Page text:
Renal dysfunction in patients with cardiac disease and after cardiac surgery

R. Bellomo, C. Ronco

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4 Citations (Scopus)


Chronic renal dysfunction is relatively common in patients with advanced cardiac disease and is typically secondary to several pathophysiologic processes. These processes include decreased renal blood flow due a low cardiac output state and renal vasoconstriction secondary to the neurohumoral response to such low output state. They also include renal disease secondary to the same disorders, which may have caused cardiac disease such as atherosclerosis. Finally, hypertension and drug-induced changes in intraglomerular hemodynamics may contribute to renal dysfunction. An understanding of these processes is important to the cardiac intensivist. More frequently, however, it is acute or acute on chronic renal dysfunction that requires intervention in the cardiac or cardiothoracic ICU. The incidence of this complication varies from 15% to 20%. Although the pathogenesis of acute renal failure (ARF) in this setting mostly involves hemodynamic factors, humoral and pharmacologic factors may also play a role. The development of ARF is associated with a worse prognosis and prolongation of hospital stay. When severe ARF supervenes and dialysis therapy is needed, the mortality rate approaches 50% to 80%. Because of such epidemiology, morbidity, and mortality, the prevention of renal failure is a frequent and important therapeutic goal in the cardiothoracic ICU. No randomized controlled trials, however, have yet shown evidence that clinically important pharmacologic protection can be achieved. On the other hand, the use of preoperative clonidine may provide a degree of statistically significant renal protection. Maintenance of urine output with diuretics may be practically advantageous. The most important aspect of renal protection, however, remains prompt and effective optimization of central hemodynamics. Maintenance of adequate intravascular filling, cardiac output, and arterial blood pressure is paramount. Several drugs such as phosphodiasterase inhibitors and catecholamines can be used to sustain the central circulation. The use of these drugs may restore renal perfusion and urine output. In some patients, extracorporeal cardiac support may become necessary. Finally, if necessary, dialysis therapy should be performed using continuous renal replacement techniques because they offer superior hemodynamic stability and volume control. Such techniques may also result in the removal of myocardial depressant factors and may improve myocardial contractility.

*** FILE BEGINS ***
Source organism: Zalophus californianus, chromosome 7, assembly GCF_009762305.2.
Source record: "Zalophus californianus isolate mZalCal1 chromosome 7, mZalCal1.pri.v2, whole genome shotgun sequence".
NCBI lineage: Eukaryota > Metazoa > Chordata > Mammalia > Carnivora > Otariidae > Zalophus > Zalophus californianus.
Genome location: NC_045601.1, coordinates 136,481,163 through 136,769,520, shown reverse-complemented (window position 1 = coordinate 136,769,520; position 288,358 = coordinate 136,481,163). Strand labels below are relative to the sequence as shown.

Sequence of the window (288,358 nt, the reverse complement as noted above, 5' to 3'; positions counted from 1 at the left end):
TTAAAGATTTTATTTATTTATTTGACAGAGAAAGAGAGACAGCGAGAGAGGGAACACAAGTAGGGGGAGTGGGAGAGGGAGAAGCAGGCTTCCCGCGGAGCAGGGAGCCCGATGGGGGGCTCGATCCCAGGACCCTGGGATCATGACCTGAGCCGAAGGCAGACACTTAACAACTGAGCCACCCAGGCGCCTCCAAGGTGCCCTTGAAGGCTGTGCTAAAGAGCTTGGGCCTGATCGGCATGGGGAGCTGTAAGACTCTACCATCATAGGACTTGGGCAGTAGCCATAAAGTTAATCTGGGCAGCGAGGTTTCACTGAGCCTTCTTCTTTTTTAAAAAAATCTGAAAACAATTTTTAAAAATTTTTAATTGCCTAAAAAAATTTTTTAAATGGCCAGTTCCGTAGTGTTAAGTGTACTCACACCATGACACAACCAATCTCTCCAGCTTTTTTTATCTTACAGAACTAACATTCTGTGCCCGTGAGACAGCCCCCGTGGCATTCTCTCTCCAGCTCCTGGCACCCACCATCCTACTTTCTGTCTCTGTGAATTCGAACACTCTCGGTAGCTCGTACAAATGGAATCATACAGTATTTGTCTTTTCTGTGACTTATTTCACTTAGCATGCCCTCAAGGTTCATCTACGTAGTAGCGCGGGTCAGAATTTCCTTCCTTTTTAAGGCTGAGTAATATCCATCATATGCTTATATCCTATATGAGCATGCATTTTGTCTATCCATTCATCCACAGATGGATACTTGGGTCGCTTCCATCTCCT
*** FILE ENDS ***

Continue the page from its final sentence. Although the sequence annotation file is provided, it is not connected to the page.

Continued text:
Original languageEnglish
Pages (from-to)524-532
Number of pages9
JournalNew Horizons
Issue number4
Publication statusPublished - 1 Dec 1999
Externally publishedYes


  • Acute renal failure
  • Cardiac failure
  • Cardiac surgery
  • Cardiogenic shock
  • Cardiopulmonary bypass
  • Catecholamines
  • Chronic renal failure
  • Clonidine
  • Diuretics
  • Dopamine
  • Hemodialysis
  • Hemofiltration
  • Phosphodiasterase inhibitors

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